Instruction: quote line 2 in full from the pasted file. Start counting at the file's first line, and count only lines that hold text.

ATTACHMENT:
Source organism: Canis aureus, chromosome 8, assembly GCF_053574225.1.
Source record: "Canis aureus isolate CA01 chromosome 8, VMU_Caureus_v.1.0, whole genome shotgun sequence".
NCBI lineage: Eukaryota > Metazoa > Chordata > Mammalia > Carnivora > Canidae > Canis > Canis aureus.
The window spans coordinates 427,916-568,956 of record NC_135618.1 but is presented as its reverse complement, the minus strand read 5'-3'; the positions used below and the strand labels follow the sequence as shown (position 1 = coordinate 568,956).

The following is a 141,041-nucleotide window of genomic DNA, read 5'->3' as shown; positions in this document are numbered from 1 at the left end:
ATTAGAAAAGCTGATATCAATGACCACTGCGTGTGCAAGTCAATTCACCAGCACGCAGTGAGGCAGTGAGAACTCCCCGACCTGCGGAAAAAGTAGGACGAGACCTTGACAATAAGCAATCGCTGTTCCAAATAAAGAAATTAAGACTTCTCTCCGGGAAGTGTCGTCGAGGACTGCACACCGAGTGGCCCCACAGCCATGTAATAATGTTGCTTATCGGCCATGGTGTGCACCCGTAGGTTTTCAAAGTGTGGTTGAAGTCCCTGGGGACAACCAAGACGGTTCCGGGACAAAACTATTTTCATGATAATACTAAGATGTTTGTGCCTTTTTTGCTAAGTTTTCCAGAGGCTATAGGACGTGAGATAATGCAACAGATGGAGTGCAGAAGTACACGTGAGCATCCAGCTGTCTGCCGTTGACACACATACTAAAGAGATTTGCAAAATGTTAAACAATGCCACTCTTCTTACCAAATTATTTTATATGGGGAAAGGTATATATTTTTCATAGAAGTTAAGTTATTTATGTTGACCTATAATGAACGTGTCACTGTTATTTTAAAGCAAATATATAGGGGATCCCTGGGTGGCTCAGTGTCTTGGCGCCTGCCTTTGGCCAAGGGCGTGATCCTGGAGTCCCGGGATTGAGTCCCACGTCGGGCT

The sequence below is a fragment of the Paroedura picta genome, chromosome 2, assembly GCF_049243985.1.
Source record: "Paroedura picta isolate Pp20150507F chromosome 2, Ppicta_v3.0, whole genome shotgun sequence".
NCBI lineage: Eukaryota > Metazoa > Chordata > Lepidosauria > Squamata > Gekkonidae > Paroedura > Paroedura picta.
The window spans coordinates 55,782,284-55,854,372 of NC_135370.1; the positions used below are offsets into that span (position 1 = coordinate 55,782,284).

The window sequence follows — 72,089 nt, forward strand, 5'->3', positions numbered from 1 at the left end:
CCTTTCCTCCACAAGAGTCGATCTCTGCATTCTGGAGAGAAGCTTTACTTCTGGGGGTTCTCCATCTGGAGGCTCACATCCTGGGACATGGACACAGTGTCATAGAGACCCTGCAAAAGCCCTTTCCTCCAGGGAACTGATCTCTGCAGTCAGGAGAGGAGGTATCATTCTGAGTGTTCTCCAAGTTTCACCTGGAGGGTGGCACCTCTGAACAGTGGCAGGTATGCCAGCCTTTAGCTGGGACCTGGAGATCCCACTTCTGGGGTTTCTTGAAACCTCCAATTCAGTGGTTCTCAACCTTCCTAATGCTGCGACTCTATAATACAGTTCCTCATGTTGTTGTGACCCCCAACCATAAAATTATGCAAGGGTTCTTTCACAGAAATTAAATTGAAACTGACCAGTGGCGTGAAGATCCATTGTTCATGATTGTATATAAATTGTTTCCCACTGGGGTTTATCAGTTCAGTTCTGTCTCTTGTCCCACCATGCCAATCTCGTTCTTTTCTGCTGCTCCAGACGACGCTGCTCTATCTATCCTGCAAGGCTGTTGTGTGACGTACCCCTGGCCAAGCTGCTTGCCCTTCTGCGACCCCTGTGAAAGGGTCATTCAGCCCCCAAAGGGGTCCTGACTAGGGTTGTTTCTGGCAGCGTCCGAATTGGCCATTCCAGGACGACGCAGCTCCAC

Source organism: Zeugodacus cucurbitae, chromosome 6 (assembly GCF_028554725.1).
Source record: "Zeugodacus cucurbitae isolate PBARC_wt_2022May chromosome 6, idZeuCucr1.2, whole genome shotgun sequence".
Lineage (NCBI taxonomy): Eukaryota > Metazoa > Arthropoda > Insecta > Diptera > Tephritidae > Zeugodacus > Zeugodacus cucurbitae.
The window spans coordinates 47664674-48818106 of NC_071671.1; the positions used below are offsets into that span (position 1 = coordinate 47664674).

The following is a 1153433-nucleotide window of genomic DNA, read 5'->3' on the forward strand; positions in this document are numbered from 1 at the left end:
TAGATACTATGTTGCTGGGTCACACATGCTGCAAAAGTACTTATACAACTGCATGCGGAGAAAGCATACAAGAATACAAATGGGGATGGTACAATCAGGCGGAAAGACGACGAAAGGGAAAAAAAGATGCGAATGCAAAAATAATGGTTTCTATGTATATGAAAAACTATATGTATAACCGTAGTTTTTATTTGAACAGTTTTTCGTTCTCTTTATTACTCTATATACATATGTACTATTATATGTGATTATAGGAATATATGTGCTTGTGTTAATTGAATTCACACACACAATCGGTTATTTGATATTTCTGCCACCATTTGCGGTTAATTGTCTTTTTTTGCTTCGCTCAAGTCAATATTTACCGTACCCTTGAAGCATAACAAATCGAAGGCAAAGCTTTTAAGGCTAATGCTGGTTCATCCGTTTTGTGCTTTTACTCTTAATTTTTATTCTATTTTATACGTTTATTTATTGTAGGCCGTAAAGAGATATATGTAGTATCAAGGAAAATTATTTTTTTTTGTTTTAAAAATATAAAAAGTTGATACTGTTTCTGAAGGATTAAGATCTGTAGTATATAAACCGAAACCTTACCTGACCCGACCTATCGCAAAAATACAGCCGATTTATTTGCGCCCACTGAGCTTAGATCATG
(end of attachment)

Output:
Source record: "Canis aureus isolate CA01 chromosome 8, VMU_Caureus_v.1.0, whole genome shotgun sequence".